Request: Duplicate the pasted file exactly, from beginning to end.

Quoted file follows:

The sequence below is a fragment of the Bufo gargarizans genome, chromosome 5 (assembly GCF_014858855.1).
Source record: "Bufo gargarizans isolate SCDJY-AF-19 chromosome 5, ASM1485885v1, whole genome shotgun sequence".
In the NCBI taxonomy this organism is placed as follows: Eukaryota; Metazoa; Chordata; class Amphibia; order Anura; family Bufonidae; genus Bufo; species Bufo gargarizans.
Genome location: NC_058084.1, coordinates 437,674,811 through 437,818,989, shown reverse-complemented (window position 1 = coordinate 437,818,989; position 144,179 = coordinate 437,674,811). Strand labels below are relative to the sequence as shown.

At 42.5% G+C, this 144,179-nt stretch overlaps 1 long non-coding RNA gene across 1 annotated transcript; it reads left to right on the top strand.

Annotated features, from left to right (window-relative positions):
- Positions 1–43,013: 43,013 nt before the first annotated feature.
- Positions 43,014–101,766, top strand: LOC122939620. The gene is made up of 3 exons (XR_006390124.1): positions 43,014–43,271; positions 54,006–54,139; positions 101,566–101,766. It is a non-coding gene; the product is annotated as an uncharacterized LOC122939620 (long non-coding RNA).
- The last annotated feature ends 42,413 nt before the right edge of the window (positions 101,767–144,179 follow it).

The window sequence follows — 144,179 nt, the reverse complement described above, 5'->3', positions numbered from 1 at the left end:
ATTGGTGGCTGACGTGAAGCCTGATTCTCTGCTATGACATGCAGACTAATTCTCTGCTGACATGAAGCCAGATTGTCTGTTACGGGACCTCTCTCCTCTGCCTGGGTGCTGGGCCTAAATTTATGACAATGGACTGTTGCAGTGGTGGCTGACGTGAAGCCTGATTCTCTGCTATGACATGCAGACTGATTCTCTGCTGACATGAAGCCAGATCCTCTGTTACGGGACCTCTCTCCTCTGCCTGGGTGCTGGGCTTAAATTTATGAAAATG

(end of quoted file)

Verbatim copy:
The sequence below is a fragment of the Bufo gargarizans genome, chromosome 5 (assembly GCF_014858855.1).
Source record: "Bufo gargarizans isolate SCDJY-AF-19 chromosome 5, ASM1485885v1, whole genome shotgun sequence".
In the NCBI taxonomy this organism is placed as follows: Eukaryota; Metazoa; Chordata; class Amphibia; order Anura; family Bufonidae; genus Bufo; species Bufo gargarizans.
Genome location: NC_058084.1, coordinates 437,674,811 through 437,818,989, shown reverse-complemented (window position 1 = coordinate 437,818,989; position 144,179 = coordinate 437,674,811). Strand labels below are relative to the sequence as shown.

At 42.5% G+C, this 144,179-nt stretch overlaps 1 long non-coding RNA gene across 1 annotated transcript; it reads left to right on the top strand.

Annotated features, from left to right (window-relative positions):
- Positions 1–43,013: 43,013 nt before the first annotated feature.
- Positions 43,014–101,766, top strand: LOC122939620. The gene is made up of 3 exons (XR_006390124.1): positions 43,014–43,271; positions 54,006–54,139; positions 101,566–101,766. It is a non-coding gene; the product is annotated as an uncharacterized LOC122939620 (long non-coding RNA).
- The last annotated feature ends 42,413 nt before the right edge of the window (positions 101,767–144,179 follow it).

The window sequence follows — 144,179 nt, the reverse complement described above, 5'->3', positions numbered from 1 at the left end:
ATTGGTGGCTGACGTGAAGCCTGATTCTCTGCTATGACATGCAGACTAATTCTCTGCTGACATGAAGCCAGATTGTCTGTTACGGGACCTCTCTCCTCTGCCTGGGTGCTGGGCCTAAATTTATGACAATGGACTGTTGCAGTGGTGGCTGACGTGAAGCCTGATTCTCTGCTATGACATGCAGACTGATTCTCTGCTGACATGAAGCCAGATCCTCTGTTACGGGACCTCTCTCCTCTGCCTGGGTGCTGGGCTTAAATTTATGAAAATG